Obviously there are millions of reasons to exercise (besides just fueling a competitive drive). Some new research even tells us how it fuels the brain. I wouldn't have gotten a master's in the subject if I weren't completely fascinated with the awesome benefits to every body. Plus it helps to have a little knowledge when you want to get faster. :)
With enough research and hopefully enough common knowledge of why exercise is good for the general population, I won't even start there with my rebuttal to Ms Sedentary Observer. So let me start with dissecting her question. Why do I feel the need to do so much exercise? This part is pretty easy for me. She has no idea how much exercise I do now, and even less an idea of how much I used to do in Ironman training. Seeing only a couple of hours a week of my 7-8, I wonder if she would be overwhelmed at the thought of exercising over an hour a day. Ever. Dr. Clapp's research subjects were considered in the "stopped exercise" category if they dipped below 50% of the usual pre-pregnancy training. And many of his subjects did well over their usual 100%. That is not me, but I can't see how many former long distance triathletes can keep up the motivation to do that while lugging the extra person around. Or get enough calories to grow said person. Rebuttal: You think THIS is so much exercise? I feel lazy compared to my training husband.
Next part of the question: Why do I feel the need to do so much exercise? Ever heard of the enjoyment of physical activity? How do you explain this to a sedentary person? I actually enjoy exercise more now than before pregnancy. I used to wonder how people could feel good after a workout when I'd drag my tired self home and plop on the couch for a few hours after the more strenuous sessions. But now, I get it. I feel better after exercise! More than just that lack-of-a-negative-stimulus thing too. Rebuttal: It's not a need, it's a want.
And saving the best for last: Why do I feel the need to do so much exercise? Let me break this one down even further. I know a lot of research has been done since she had children (who are my age), but either keep up with it, or keep your mouth shut.
My baby is getting benefits from this exercise. He is not being bounced too much, or starved. He is getting a change in blood flow when I exercise, which is making him stronger. A baby who is stronger can withstand labor stress much more easily, which hopefully will decrease the risk of a cesarean. I worked hard on developing his placenta to be bigger in the first few months (via exercise), and now that's paying off. Even with decreased blood flow, he still gets sufficient nutrients. Recently, some researchers found a dose-response effect of exercise on the heart rate of babies (link and link with a graph). The more the mother exercised, the lower the heart rate of the babies they were carrying. My baby's getting fitter before birth.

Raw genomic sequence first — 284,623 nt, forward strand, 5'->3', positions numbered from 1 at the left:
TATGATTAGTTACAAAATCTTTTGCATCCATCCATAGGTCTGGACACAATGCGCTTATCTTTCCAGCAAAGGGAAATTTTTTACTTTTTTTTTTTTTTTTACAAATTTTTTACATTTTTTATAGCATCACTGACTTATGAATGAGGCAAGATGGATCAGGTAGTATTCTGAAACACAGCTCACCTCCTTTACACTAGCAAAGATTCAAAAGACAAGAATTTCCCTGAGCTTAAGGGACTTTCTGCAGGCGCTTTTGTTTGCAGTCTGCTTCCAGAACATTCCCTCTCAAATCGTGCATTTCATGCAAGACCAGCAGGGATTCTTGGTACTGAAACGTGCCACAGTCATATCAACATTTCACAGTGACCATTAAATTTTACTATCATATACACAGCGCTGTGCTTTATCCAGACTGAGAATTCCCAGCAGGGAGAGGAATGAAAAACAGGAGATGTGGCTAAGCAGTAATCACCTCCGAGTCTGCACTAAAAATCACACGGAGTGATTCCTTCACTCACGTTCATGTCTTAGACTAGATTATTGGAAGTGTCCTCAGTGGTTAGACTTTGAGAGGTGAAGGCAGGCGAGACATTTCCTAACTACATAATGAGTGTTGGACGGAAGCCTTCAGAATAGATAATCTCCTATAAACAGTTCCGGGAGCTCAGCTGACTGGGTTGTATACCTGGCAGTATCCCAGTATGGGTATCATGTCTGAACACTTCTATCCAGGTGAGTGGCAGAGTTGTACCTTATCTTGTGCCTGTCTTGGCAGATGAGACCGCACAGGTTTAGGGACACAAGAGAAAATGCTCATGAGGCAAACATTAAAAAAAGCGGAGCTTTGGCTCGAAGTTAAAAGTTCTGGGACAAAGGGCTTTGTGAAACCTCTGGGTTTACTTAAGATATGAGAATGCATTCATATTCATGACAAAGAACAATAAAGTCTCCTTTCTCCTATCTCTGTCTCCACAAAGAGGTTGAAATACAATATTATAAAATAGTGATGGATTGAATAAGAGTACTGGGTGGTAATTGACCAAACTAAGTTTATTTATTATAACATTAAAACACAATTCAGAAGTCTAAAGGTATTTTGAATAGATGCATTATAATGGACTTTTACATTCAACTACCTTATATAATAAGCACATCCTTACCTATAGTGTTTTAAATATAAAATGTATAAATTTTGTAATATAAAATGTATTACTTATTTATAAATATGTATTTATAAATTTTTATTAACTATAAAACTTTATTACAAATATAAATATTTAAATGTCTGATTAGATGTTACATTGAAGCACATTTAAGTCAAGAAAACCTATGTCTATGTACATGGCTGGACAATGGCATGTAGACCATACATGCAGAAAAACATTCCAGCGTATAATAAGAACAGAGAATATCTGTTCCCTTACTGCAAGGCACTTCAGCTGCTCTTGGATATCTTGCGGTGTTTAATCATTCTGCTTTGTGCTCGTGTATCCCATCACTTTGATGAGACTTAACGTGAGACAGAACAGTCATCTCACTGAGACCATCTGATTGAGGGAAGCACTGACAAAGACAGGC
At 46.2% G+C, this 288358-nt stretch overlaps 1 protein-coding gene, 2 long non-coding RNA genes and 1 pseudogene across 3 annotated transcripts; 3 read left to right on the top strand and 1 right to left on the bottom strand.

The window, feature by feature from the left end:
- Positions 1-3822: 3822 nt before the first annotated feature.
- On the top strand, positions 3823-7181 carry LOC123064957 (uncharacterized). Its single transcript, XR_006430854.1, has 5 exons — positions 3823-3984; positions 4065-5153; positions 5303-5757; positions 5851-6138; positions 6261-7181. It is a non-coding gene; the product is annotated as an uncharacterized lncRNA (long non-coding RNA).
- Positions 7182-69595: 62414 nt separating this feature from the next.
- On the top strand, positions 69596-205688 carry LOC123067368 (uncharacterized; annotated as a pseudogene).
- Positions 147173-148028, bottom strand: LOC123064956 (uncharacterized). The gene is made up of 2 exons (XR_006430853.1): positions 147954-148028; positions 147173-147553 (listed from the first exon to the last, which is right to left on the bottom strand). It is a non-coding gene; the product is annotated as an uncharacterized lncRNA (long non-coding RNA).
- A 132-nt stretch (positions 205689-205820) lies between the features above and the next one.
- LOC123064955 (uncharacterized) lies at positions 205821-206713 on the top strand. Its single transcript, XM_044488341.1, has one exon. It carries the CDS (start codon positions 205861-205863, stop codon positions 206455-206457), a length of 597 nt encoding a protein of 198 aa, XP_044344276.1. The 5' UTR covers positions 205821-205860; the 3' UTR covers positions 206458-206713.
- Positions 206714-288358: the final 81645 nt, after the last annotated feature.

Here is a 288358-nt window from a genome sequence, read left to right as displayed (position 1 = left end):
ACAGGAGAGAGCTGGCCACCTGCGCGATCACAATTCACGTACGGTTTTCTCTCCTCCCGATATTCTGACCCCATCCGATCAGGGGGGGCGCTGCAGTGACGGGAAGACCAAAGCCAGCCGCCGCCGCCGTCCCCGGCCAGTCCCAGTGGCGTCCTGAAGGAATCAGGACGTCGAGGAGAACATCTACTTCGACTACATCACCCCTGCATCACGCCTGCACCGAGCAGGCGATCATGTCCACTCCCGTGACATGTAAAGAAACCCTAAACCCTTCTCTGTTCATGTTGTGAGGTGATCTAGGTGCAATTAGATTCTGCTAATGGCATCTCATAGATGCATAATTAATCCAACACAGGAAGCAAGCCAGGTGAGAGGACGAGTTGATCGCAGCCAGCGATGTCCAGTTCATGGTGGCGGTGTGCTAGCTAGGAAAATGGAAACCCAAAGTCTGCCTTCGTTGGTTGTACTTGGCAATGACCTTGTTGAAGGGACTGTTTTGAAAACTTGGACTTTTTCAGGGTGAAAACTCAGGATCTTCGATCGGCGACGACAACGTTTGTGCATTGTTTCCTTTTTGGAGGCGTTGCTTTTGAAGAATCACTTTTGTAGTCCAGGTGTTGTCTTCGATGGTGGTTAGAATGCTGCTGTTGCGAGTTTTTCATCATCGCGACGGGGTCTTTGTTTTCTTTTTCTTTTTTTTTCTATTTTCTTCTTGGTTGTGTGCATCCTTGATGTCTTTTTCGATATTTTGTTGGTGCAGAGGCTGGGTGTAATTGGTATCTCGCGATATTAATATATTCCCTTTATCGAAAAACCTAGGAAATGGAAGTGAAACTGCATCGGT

Moving on to the secondary person who benefits, me. Hopefully I will have a shorter labor and less discomfort throughout pregnancy. I must say I've been relatively comfortable, except for the head under my ribs and nightly heartburn. I have no signs of swelling or cankles-- I probably shouldn't jinx my last 4 weeks-- YET. My weight gain has been moderate so far, but steadily increases, just as it should.
After the baby is born is when the really exciting benefits should show up. Not only have I been training all winter with extra weight (isn't winter the best time for building strength?), but I will be losing at least 6-8 pounds of baby plus several of placenta in a few weeks. How light I'll feel! And the best part is the 5-10% increase I may see in my VO2max. What triathlete wouldn't pay to get a boost like that?
As I see it, this is my chance. I can not only grow a healthier baby, but reap the rewards in my athletic life after. With all that going for me, how could I not feel the need to do all this exercise?
A better question would be, why do I feel the need to eat so much ice cream? I can't answer that one.